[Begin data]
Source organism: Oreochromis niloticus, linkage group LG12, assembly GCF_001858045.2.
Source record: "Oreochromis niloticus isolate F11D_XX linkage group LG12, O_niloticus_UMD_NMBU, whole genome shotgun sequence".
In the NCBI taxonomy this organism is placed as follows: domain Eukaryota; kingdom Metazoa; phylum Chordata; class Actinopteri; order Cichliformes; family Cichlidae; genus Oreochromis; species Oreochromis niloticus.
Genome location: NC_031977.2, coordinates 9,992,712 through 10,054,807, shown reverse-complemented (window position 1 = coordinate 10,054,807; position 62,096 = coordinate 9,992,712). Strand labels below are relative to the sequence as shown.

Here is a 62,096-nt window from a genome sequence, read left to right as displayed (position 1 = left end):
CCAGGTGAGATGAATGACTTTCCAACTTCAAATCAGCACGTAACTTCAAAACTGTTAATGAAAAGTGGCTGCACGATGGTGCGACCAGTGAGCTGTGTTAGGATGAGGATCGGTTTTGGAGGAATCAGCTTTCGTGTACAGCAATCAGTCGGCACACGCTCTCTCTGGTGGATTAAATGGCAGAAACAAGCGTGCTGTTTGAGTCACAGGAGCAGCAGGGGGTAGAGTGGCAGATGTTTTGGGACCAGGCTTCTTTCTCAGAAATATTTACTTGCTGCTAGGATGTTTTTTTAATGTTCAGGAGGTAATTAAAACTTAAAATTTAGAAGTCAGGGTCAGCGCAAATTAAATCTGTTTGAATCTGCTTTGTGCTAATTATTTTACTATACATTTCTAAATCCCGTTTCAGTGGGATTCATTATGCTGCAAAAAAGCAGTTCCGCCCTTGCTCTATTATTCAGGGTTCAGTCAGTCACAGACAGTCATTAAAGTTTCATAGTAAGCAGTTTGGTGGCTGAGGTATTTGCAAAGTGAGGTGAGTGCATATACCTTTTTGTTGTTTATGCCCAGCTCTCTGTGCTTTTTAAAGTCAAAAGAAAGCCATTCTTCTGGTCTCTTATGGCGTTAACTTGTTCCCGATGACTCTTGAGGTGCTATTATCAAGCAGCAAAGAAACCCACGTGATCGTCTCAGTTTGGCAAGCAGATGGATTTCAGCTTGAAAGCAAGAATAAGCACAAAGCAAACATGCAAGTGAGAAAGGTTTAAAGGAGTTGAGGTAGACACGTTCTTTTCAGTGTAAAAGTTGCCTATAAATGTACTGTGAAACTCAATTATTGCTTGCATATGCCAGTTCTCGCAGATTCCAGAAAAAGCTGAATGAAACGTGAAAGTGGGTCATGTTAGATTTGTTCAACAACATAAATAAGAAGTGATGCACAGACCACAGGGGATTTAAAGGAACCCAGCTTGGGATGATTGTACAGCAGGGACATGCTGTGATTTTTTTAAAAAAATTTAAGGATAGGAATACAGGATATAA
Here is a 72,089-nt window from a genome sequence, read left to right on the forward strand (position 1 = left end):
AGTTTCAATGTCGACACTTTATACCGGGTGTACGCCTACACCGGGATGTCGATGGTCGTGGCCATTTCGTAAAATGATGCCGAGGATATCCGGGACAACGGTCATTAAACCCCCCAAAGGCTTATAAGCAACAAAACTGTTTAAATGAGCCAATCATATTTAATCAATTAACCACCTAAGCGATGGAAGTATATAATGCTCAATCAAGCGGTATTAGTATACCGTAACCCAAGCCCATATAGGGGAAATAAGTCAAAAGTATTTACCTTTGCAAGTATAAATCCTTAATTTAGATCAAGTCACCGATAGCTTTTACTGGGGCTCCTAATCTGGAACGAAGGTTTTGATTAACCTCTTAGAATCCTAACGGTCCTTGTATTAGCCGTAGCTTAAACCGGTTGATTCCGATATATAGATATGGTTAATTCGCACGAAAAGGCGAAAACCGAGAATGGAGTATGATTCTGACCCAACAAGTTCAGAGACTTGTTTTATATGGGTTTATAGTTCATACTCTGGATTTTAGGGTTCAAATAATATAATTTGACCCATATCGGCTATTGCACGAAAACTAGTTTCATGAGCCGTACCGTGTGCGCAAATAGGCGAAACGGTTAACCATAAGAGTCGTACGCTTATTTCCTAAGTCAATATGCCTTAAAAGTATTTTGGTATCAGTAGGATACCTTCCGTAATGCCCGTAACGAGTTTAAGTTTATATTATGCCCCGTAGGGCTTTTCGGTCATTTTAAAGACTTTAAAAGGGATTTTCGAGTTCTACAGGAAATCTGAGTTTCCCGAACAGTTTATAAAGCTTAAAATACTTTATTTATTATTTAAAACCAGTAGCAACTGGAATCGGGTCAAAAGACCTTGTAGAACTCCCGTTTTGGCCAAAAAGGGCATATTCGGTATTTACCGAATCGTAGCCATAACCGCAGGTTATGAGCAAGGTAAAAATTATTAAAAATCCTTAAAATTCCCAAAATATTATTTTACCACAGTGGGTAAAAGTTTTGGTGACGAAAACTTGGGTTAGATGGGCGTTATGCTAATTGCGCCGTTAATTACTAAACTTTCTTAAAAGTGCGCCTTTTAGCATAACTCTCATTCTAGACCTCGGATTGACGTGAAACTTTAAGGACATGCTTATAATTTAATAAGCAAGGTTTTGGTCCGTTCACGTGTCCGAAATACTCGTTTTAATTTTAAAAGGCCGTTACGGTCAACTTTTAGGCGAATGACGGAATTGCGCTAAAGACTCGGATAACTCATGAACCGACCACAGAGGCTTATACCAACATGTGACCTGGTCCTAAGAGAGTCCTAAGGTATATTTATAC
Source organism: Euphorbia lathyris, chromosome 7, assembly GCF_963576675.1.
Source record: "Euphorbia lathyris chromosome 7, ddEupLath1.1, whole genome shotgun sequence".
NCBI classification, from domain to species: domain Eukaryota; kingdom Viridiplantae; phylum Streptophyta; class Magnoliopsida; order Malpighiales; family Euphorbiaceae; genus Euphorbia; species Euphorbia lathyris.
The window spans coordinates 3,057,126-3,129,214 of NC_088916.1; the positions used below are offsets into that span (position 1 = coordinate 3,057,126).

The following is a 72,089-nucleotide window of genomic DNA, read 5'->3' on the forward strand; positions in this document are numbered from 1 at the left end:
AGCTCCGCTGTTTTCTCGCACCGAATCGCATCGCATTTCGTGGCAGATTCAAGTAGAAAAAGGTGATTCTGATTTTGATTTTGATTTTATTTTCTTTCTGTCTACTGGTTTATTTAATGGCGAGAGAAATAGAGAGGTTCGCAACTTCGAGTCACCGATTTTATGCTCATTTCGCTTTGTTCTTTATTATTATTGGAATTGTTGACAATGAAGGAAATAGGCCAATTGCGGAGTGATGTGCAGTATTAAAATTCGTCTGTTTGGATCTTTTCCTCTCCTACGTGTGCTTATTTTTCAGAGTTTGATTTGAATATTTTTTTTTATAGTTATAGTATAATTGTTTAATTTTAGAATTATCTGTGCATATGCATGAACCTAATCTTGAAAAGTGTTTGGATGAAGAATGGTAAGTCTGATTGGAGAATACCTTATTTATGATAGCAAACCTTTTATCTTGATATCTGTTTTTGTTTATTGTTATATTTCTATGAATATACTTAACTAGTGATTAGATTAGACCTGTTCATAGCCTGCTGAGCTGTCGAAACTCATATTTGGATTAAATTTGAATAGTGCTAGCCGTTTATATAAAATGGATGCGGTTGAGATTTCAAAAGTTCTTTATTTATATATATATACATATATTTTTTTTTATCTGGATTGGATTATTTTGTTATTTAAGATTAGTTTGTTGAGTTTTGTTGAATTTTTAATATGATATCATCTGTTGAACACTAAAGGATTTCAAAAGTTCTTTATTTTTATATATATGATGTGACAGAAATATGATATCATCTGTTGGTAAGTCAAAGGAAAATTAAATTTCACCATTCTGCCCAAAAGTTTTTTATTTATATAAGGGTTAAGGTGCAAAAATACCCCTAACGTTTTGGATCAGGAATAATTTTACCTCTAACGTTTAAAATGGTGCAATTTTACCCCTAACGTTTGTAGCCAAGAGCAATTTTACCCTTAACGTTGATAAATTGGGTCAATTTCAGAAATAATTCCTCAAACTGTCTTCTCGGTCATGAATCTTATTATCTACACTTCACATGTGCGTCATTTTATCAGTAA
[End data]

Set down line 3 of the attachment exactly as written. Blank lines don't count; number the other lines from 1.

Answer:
In the NCBI taxonomy this organism is placed as follows: domain Eukaryota; kingdom Metazoa; phylum Chordata; class Actinopteri; order Cichliformes; family Cichlidae; genus Oreochromis; species Oreochromis niloticus.